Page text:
Image

John Shaw Billings. Courtesy of the Clendening History of Medicine Library and Museum, University of Kansas Medical Center.

Article

Bliss, Tasker Howard (31 December 1853–09 November 1930), soldier, scholar, and diplomat, was born in Lewisburg, Pennsylvania, the son of George Ripley Bliss, a Baptist clergyman and professor at Lewisburg Academy (now Bucknell University), and Mary Ann Raymond. After attending Lewisburg Academy for two years, Tasker Bliss was admitted to West Point, where he excelled in foreign languages and finished eighth in his class in 1875. After graduating, he was assigned to the First Artillery in Savannah, Georgia. The next year he returned to West Point for a four-year tour as an instructor in modern languages. His grasp of other tongues included not only his beloved Greek, which he studied relentlessly, but also Latin, French, Spanish, Italian, and Russian. The Custer massacre in 1876 prompted him to request active duty at a frontier post, but Major General ...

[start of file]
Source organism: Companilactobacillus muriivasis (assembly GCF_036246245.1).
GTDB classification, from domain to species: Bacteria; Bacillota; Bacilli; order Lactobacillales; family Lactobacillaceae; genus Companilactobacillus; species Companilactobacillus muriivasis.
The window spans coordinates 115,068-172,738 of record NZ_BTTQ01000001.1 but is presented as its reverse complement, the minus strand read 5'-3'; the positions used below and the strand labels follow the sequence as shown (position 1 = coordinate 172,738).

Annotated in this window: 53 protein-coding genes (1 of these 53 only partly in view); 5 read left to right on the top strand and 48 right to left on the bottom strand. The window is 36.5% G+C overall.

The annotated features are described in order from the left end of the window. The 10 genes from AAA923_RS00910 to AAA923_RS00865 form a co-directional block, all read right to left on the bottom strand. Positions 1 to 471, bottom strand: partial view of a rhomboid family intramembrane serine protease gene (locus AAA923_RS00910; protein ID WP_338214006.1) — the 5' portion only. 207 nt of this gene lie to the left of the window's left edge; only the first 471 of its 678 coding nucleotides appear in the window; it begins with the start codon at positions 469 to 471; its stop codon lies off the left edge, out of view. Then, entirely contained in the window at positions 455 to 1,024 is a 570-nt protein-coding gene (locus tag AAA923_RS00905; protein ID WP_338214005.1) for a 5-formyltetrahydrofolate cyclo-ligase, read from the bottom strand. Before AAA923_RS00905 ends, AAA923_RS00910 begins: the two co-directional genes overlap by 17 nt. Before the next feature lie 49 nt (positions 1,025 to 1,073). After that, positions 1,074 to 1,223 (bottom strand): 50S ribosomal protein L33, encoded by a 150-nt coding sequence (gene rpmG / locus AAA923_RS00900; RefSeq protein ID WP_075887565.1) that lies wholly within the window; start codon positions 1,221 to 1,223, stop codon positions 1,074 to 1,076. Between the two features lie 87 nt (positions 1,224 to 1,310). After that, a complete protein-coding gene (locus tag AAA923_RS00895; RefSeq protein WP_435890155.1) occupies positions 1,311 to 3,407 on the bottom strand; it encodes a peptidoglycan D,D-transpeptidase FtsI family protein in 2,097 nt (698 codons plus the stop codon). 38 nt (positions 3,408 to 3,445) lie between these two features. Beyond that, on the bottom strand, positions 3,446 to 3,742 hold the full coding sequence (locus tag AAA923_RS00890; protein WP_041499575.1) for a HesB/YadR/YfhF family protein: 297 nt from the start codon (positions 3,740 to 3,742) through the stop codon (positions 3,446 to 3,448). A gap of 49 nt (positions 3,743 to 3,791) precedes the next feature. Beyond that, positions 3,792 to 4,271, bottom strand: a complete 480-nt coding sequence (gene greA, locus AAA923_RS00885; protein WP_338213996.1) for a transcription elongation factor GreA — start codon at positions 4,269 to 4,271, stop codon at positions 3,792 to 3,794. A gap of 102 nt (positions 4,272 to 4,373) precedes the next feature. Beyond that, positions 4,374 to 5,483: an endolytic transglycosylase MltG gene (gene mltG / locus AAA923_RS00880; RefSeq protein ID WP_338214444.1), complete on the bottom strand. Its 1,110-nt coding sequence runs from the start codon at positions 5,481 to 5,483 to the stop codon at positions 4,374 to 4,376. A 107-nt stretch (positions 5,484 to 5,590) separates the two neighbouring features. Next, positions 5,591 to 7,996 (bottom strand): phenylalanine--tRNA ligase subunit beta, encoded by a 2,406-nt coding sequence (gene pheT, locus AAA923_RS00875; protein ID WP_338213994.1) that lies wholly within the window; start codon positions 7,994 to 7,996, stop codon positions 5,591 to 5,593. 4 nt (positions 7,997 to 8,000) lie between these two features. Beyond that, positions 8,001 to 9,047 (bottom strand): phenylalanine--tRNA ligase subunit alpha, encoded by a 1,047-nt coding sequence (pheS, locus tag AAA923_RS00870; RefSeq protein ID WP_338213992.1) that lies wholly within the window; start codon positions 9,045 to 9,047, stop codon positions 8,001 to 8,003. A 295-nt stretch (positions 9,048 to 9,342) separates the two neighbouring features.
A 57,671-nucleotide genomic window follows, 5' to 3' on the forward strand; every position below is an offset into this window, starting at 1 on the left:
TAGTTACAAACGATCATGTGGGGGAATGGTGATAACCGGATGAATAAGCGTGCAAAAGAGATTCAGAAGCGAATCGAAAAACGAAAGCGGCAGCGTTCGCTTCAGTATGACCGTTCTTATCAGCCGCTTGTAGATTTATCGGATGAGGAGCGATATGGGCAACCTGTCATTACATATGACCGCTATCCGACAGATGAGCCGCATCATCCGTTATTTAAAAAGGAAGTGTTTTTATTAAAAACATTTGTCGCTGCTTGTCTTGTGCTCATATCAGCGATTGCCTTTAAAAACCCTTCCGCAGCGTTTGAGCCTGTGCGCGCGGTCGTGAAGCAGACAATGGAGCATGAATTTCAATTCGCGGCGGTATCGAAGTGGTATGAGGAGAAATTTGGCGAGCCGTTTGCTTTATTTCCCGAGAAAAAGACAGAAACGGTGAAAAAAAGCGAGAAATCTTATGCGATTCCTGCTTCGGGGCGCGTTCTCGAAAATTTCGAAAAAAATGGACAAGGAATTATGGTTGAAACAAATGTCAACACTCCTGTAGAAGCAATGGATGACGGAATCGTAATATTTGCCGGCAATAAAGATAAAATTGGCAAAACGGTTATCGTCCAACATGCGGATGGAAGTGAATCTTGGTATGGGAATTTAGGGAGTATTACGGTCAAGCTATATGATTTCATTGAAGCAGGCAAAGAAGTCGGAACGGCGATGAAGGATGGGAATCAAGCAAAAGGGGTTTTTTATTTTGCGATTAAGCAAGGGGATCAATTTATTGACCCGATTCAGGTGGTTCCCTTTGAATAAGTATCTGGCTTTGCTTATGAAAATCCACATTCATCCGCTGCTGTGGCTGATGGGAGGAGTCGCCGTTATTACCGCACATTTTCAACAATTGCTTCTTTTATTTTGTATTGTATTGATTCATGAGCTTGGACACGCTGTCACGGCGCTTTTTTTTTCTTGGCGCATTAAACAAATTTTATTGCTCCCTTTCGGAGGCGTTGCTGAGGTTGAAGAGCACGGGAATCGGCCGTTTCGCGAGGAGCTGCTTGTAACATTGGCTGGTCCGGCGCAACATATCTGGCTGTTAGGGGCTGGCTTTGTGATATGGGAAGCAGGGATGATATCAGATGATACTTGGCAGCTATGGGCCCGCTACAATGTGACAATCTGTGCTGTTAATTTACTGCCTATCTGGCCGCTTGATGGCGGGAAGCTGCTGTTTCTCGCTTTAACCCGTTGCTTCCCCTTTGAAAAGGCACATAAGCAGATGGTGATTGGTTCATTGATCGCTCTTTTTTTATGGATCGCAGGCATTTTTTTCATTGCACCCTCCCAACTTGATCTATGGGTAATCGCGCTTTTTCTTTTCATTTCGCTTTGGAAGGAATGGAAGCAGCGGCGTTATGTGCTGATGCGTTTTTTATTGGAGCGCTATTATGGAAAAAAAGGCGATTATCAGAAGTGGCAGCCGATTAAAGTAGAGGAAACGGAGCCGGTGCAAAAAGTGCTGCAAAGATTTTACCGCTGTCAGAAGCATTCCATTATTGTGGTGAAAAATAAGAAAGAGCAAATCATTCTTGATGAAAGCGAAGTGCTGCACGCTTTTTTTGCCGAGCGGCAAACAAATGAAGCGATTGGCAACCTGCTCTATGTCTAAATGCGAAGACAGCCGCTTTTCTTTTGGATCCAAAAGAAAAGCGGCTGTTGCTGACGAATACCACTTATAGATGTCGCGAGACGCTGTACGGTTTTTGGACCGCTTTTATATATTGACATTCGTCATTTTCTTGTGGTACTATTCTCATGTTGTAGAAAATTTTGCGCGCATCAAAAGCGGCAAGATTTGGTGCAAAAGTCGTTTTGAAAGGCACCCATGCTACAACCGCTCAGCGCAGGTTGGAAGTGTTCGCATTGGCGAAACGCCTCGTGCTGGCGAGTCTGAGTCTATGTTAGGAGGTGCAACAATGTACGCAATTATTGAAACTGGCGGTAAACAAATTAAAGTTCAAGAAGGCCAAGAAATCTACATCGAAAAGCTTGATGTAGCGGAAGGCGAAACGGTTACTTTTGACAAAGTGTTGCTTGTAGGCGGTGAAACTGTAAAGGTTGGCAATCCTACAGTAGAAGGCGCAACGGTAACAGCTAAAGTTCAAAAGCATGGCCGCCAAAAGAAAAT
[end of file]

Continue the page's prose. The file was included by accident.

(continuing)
Article

Chamberlain, Joshua Lawrence (08 September 1828–24 February 1914), soldier, politician, and educator, was born in Brewer, Maine, the son of Joshua Chamberlain, a farmer and shipbuilder, and Sarah Dupee Brastow. After attending a military academy in Ellsworth, Chamberlain entered Bowdoin College in 1848, graduating in 1852. Three years later, after graduating from the Bangor Theological Seminary, he joined Bowdoin’s faculty and taught a broad range of subjects, including logic, natural theology, rhetoric, oratory, and modern languages. In 1855 he married Frances Caroline Adams; of the couple’s five children, three survived to adulthood....

Image

Joshua L. Chamberlain. Courtesy of the Library of Congress (LC-B8172-1859).

Article